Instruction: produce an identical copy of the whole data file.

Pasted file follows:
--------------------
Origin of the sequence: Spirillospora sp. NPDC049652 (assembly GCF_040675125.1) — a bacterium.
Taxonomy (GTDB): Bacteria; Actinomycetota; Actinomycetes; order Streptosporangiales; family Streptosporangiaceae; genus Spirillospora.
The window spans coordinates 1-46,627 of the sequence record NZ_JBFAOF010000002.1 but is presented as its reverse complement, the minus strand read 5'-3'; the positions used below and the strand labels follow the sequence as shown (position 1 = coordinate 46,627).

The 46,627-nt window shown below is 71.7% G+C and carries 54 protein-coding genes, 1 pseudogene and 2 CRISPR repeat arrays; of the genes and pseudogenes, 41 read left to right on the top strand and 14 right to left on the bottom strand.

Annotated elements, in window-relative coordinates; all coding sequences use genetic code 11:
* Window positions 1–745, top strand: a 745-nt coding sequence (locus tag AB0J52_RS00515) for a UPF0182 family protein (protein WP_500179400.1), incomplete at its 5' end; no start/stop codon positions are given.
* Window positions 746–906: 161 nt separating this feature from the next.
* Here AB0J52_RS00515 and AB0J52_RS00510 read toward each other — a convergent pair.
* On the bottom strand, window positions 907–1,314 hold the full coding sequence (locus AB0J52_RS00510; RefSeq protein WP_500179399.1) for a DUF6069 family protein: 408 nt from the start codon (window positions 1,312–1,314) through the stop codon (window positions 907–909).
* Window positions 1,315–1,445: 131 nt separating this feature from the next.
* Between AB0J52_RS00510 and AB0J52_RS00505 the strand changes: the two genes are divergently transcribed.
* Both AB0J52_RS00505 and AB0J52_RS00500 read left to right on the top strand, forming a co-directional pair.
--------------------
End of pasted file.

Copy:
Origin of the sequence: Spirillospora sp. NPDC049652 (assembly GCF_040675125.1) — a bacterium.
Taxonomy (GTDB): Bacteria; Actinomycetota; Actinomycetes; order Streptosporangiales; family Streptosporangiaceae; genus Spirillospora.
The window spans coordinates 1-46,627 of the sequence record NZ_JBFAOF010000002.1 but is presented as its reverse complement, the minus strand read 5'-3'; the positions used below and the strand labels follow the sequence as shown (position 1 = coordinate 46,627).

The 46,627-nt window shown below is 71.7% G+C and carries 54 protein-coding genes, 1 pseudogene and 2 CRISPR repeat arrays; of the genes and pseudogenes, 41 read left to right on the top strand and 14 right to left on the bottom strand.

Annotated elements, in window-relative coordinates; all coding sequences use genetic code 11:
* Window positions 1–745, top strand: a 745-nt coding sequence (locus tag AB0J52_RS00515) for a UPF0182 family protein (protein WP_500179400.1), incomplete at its 5' end; no start/stop codon positions are given.
* Window positions 746–906: 161 nt separating this feature from the next.
* Here AB0J52_RS00515 and AB0J52_RS00510 read toward each other — a convergent pair.
* On the bottom strand, window positions 907–1,314 hold the full coding sequence (locus AB0J52_RS00510; RefSeq protein WP_500179399.1) for a DUF6069 family protein: 408 nt from the start codon (window positions 1,312–1,314) through the stop codon (window positions 907–909).
* Window positions 1,315–1,445: 131 nt separating this feature from the next.
* Between AB0J52_RS00510 and AB0J52_RS00505 the strand changes: the two genes are divergently transcribed.
* Both AB0J52_RS00505 and AB0J52_RS00500 read left to right on the top strand, forming a co-directional pair.